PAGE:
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Aikido principles in theory & applied
O'Sensei admonishes in his book, Budo,'...do not go after many techniques...', but rather,'...strive to learn the principle(s) behind techniques, and one by one make each technique your own' (this isn't an exact quote, but it's accurate in principle, pun intended). We learn techniques to train ourselves in the principles of Aikido, to interact according to those principles[harmoniously], with our environment and the people in it. The techniques, which are specific/"static", are the embodiment of the principles, which are dynamic. This is Takemusu Aikido. We cannot, therefore, learn these principles without training/experience.
What principles do you find most relevant to your training and the training of others, both theoretically and applied?
10-05-2000, 10:22 PM
One of the things that I like to use (I think of it as a principle) is the range of effectiveness. One of my favortie quotes of O'Sensei (paraphrasing) is that no matter how strong someone is, once they are outside of their sphere of strength they are weak. I work in Law Enforcement so most of the time the people I have to deal with physically are bigger than me. Even in conversation if you can overextend them you can lead them and talk them out of wanting to fight/argue.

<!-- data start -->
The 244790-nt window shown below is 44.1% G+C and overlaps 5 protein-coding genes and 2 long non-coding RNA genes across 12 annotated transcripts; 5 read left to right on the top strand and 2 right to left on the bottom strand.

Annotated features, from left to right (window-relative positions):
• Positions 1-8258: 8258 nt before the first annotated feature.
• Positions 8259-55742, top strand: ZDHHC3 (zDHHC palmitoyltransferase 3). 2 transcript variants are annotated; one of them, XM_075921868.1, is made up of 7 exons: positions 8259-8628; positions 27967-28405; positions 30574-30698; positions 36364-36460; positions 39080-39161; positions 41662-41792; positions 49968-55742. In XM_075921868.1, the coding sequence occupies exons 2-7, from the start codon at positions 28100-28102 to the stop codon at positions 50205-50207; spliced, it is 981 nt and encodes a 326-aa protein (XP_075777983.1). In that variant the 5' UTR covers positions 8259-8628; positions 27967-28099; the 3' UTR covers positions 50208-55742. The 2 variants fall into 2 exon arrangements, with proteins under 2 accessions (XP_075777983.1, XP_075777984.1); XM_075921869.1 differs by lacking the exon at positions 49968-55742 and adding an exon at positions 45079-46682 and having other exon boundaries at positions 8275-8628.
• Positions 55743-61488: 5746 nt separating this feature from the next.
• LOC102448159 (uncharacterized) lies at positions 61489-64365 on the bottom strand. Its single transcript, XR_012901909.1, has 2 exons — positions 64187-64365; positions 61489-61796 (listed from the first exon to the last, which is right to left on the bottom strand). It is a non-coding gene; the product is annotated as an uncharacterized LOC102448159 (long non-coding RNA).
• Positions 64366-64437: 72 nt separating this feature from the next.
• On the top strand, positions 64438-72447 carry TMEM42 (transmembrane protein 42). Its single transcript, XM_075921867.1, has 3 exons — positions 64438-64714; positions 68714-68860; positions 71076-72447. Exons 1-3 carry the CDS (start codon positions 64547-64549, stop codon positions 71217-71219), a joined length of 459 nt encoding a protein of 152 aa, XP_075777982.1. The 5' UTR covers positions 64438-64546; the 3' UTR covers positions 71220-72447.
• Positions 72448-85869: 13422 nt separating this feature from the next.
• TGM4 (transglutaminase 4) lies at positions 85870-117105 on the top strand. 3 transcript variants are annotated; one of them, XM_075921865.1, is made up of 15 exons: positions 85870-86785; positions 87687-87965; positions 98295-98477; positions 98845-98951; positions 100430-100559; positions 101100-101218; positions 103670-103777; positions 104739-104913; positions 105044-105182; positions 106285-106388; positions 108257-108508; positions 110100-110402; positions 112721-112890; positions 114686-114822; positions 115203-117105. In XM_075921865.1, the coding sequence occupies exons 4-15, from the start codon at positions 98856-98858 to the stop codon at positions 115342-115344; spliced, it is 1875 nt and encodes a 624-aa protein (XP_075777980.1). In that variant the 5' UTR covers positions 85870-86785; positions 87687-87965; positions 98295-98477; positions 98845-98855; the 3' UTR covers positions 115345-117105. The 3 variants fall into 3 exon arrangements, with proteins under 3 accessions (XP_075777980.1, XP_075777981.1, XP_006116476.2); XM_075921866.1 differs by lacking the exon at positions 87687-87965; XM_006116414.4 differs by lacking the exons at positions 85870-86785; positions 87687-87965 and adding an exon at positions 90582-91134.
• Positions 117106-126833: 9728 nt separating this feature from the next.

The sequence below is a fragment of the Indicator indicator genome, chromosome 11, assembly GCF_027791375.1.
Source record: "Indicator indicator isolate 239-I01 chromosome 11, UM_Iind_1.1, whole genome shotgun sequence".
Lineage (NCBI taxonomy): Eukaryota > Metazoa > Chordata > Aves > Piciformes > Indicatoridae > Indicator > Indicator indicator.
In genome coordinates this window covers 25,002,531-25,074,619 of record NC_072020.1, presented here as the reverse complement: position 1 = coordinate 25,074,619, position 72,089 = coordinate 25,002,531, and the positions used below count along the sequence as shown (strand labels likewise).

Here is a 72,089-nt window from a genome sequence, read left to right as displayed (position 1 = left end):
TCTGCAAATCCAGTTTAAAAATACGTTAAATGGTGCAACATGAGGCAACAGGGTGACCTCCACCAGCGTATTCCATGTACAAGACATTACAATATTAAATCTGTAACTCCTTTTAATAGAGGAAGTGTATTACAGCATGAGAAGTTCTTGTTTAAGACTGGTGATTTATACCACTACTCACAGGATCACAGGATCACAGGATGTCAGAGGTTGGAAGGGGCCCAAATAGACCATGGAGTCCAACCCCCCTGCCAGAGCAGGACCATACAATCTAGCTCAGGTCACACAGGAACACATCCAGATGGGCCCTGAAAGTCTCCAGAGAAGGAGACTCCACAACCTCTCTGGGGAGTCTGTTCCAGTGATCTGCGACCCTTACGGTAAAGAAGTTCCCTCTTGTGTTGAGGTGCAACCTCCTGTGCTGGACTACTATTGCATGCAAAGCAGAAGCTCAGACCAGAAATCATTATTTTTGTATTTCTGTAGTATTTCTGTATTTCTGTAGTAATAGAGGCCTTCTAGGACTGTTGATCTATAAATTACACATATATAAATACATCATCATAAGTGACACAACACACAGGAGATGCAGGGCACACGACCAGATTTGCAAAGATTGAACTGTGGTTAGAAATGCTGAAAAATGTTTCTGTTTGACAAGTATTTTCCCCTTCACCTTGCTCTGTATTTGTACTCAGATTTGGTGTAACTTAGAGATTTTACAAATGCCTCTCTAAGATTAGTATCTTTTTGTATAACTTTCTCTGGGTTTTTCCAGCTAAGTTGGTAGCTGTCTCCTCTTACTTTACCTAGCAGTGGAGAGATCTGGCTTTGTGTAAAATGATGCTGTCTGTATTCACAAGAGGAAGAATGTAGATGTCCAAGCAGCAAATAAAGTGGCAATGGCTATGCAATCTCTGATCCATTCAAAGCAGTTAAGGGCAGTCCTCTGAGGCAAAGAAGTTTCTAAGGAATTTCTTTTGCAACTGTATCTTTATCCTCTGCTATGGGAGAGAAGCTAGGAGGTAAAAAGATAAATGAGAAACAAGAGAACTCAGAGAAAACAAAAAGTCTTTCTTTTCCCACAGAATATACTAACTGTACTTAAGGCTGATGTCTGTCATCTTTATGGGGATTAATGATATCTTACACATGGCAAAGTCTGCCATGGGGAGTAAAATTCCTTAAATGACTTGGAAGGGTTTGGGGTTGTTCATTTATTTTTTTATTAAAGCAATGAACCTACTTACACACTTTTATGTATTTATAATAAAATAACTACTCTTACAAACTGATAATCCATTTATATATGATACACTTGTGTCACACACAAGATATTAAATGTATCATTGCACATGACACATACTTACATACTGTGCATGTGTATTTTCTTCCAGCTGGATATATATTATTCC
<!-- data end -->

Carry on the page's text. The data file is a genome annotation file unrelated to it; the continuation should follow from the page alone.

And this is especially true when it comes to physically defending yourself.
I know in my own training that you often fail to exhibit a fundamental principle every so often and produce a poor technique (such as extension, centre etc). I don't think I could put one above the other - I like to review what I seem to be lacking at the time. However if there is one thing that puts you off a technique it is trying to concentrate on several things at once. Ideally I hope to practise the principles which I am weak at (and therefore need to be aware of these principles) but a good technique is performed when I have forgotten all about them and it comes naturally. So possibly relaxation/openess could justify as my key principle!
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